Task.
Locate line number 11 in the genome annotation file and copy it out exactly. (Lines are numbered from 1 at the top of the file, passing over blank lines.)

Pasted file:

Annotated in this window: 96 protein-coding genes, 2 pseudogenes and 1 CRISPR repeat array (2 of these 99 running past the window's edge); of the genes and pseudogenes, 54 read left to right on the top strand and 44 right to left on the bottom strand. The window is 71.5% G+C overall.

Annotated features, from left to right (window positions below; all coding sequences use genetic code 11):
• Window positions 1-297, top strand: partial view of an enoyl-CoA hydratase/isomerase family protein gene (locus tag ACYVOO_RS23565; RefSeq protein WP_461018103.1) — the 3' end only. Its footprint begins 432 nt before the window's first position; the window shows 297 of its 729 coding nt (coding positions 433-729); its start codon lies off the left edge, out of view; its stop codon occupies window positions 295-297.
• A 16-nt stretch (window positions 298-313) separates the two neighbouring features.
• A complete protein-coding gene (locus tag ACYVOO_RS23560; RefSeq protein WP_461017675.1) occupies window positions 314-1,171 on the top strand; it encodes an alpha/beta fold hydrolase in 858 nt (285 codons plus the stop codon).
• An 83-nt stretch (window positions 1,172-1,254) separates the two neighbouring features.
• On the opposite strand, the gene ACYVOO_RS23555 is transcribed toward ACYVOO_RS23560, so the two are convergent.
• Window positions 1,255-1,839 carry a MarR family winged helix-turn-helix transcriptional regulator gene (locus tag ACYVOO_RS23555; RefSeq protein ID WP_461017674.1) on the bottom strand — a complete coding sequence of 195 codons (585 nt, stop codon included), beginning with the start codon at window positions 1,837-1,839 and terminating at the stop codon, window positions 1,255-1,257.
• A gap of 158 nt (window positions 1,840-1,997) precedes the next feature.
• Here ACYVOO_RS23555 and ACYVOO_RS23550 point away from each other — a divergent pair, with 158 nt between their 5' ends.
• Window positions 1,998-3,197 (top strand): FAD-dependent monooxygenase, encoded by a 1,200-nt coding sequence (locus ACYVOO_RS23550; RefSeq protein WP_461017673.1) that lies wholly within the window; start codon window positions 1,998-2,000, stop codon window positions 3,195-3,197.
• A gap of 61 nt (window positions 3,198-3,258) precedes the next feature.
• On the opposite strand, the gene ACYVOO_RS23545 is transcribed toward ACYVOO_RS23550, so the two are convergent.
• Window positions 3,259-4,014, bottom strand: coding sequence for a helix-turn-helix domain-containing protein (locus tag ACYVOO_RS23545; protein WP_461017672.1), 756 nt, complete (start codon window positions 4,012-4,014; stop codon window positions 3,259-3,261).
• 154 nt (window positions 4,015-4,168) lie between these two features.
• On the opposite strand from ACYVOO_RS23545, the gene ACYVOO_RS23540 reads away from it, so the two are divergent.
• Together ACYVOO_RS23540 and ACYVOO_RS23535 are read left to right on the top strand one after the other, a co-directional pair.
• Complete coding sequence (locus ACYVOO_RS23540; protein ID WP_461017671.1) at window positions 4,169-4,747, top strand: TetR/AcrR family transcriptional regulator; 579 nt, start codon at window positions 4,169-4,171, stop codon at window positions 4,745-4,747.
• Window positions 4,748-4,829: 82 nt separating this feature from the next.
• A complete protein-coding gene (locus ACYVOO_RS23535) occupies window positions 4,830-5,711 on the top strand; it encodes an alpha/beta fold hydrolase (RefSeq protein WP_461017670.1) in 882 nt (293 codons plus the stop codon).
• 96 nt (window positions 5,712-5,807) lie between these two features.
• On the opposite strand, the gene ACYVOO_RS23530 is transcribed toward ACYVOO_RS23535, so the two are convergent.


• Window positions 1,998-3,197 (top strand): FAD-dependent monooxygenase, encoded by a 1,200-nt coding sequence (locus ACYVOO_RS23550; RefSeq protein WP_461017673.1) that lies wholly within the window; start codon window positions 1,998-2,000, stop codon window positions 3,195-3,197.